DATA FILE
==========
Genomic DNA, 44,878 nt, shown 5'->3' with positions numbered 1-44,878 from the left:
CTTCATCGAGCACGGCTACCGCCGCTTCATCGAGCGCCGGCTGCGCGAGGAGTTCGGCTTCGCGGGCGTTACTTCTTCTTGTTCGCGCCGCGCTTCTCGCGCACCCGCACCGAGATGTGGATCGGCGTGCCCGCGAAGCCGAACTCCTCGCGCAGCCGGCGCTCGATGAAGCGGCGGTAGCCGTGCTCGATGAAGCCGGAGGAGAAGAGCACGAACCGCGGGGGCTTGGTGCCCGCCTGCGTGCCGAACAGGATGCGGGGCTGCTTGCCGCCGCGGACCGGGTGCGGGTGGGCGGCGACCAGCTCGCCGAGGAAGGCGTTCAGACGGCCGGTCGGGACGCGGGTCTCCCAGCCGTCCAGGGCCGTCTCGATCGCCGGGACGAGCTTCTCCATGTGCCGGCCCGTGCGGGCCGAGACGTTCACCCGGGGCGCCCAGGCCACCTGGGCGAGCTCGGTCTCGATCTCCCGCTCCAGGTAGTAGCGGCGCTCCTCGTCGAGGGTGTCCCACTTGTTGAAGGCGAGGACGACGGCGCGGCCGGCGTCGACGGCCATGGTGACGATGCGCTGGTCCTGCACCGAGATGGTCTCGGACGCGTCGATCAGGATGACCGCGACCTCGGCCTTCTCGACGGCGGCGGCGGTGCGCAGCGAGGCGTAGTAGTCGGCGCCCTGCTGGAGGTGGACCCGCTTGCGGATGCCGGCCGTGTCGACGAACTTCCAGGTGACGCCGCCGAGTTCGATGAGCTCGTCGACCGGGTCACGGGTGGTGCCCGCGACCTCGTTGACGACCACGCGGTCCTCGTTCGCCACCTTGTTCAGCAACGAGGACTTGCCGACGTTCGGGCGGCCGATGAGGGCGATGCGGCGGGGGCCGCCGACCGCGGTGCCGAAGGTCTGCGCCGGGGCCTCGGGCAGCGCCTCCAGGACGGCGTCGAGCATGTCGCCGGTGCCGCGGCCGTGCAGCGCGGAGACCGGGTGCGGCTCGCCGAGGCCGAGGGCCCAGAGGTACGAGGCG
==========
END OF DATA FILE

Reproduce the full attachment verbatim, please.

Genomic DNA, 44,878 nt, shown 5'->3' with positions numbered 1-44,878 from the left:
CTTCATCGAGCACGGCTACCGCCGCTTCATCGAGCGCCGGCTGCGCGAGGAGTTCGGCTTCGCGGGCGTTACTTCTTCTTGTTCGCGCCGCGCTTCTCGCGCACCCGCACCGAGATGTGGATCGGCGTGCCCGCGAAGCCGAACTCCTCGCGCAGCCGGCGCTCGATGAAGCGGCGGTAGCCGTGCTCGATGAAGCCGGAGGAGAAGAGCACGAACCGCGGGGGCTTGGTGCCCGCCTGCGTGCCGAACAGGATGCGGGGCTGCTTGCCGCCGCGGACCGGGTGCGGGTGGGCGGCGACCAGCTCGCCGAGGAAGGCGTTCAGACGGCCGGTCGGGACGCGGGTCTCCCAGCCGTCCAGGGCCGTCTCGATCGCCGGGACGAGCTTCTCCATGTGCCGGCCCGTGCGGGCCGAGACGTTCACCCGGGGCGCCCAGGCCACCTGGGCGAGCTCGGTCTCGATCTCCCGCTCCAGGTAGTAGCGGCGCTCCTCGTCGAGGGTGTCCCACTTGTTGAAGGCGAGGACGACGGCGCGGCCGGCGTCGACGGCCATGGTGACGATGCGCTGGTCCTGCACCGAGATGGTCTCGGACGCGTCGATCAGGATGACCGCGACCTCGGCCTTCTCGACGGCGGCGGCGGTGCGCAGCGAGGCGTAGTAGTCGGCGCCCTGCTGGAGGTGGACCCGCTTGCGGATGCCGGCCGTGTCGACGAACTTCCAGGTGACGCCGCCGAGTTCGATGAGCTCGTCGACCGGGTCACGGGTGGTGCCCGCGACCTCGTTGACGACCACGCGGTCCTCGTTCGCCACCTTGTTCAGCAACGAGGACTTGCCGACGTTCGGGCGGCCGATGAGGGCGATGCGGCGGGGGCCGCCGACCGCGGTGCCGAAGGTCTGCGCCGGGGCCTCGGGCAGCGCCTCCAGGACGGCGTCGAGCATGTCGCCGGTGCCGCGGCCGTGCAGCGCGGAGACCGGGTGCGGCTCGCCGAGGCCGAGGGCCCAGAGGTACGAGGCG